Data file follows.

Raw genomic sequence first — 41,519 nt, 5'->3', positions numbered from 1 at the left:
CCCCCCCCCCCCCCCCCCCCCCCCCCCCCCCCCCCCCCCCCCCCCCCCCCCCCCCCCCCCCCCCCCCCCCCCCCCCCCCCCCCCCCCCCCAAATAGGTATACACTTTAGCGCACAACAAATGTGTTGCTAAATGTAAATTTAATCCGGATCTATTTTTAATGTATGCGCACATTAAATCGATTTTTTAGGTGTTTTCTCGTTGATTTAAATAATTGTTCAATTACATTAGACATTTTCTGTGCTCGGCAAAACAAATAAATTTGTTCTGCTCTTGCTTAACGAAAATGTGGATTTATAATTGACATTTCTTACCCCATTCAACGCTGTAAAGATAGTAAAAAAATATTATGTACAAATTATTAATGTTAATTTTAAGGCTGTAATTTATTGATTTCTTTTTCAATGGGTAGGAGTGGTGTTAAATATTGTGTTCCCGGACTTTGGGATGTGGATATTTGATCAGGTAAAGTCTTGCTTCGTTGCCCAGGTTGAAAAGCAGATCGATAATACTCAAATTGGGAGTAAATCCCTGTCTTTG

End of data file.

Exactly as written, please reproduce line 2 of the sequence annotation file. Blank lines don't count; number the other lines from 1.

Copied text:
CCCCCCCCCCCCCCCCCCCCCCCCCCCCCCCCCCCCCCCCCCCCCCCCCCCCCCCCCCCCCCCCCCCCCCCCCCCCCCCCCCCCCCCCCCAAATAGGTATACACTTTAGCGCACAACAAATGTGTTGCTAAATGTAAATTTAATCCGGATCTATTTTTAATGTATGCGCACATTAAATCGATTTTTTAGGTGTTTTCTCGTTGATTTAAATAATTGTTCAATTACATTAGACATTTTCTGTGCTCGGCAAAACAAATAAATTTGTTCTGCTCTTGCTTAACGAAAATGTGGATTTATAATTGACATTTCTTACCCCATTCAACGCTGTAAAGATAGTAAAAAAATATTATGTACAAATTATTAATGTTAATTTTAAGGCTGTAATTTATTGATTTCTTTTTCAATGGGTAGGAGTGGTGTTAAATATTGTGTTCCCGGACTTTGGGATGTGGATATTTGATCAGGTAAAGTCTTGCTTCGTTGCCCAGGTTGAAAAGCAGATCGATAATACTCAAATTGGGAGTAAATCCCTGTCTTTG